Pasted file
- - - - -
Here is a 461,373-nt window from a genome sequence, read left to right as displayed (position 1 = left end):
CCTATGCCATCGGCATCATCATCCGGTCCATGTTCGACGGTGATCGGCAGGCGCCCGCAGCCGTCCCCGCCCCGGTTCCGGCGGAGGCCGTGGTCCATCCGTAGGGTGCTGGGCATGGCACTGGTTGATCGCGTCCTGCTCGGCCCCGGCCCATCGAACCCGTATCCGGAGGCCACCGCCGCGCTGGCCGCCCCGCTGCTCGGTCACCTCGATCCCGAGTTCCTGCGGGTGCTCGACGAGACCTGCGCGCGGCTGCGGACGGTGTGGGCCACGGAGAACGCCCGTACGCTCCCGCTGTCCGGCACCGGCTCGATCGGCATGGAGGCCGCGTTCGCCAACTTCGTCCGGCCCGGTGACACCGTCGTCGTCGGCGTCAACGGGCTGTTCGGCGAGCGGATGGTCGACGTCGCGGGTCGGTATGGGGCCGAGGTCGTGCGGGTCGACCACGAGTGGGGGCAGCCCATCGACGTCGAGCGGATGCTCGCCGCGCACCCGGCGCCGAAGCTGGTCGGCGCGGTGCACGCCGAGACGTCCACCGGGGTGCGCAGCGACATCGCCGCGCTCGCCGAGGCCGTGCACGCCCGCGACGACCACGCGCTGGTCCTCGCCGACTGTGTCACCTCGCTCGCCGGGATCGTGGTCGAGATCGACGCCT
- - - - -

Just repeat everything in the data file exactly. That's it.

Here is a 461,373-nt window from a genome sequence, read left to right as displayed (position 1 = left end):
CCTATGCCATCGGCATCATCATCCGGTCCATGTTCGACGGTGATCGGCAGGCGCCCGCAGCCGTCCCCGCCCCGGTTCCGGCGGAGGCCGTGGTCCATCCGTAGGGTGCTGGGCATGGCACTGGTTGATCGCGTCCTGCTCGGCCCCGGCCCATCGAACCCGTATCCGGAGGCCACCGCCGCGCTGGCCGCCCCGCTGCTCGGTCACCTCGATCCCGAGTTCCTGCGGGTGCTCGACGAGACCTGCGCGCGGCTGCGGACGGTGTGGGCCACGGAGAACGCCCGTACGCTCCCGCTGTCCGGCACCGGCTCGATCGGCATGGAGGCCGCGTTCGCCAACTTCGTCCGGCCCGGTGACACCGTCGTCGTCGGCGTCAACGGGCTGTTCGGCGAGCGGATGGTCGACGTCGCGGGTCGGTATGGGGCCGAGGTCGTGCGGGTCGACCACGAGTGGGGGCAGCCCATCGACGTCGAGCGGATGCTCGCCGCGCACCCGGCGCCGAAGCTGGTCGGCGCGGTGCACGCCGAGACGTCCACCGGGGTGCGCAGCGACATCGCCGCGCTCGCCGAGGCCGTGCACGCCCGCGACGACCACGCGCTGGTCCTCGCCGACTGTGTCACCTCGCTCGCCGGGATCGTGGTCGAGATCGACGCCT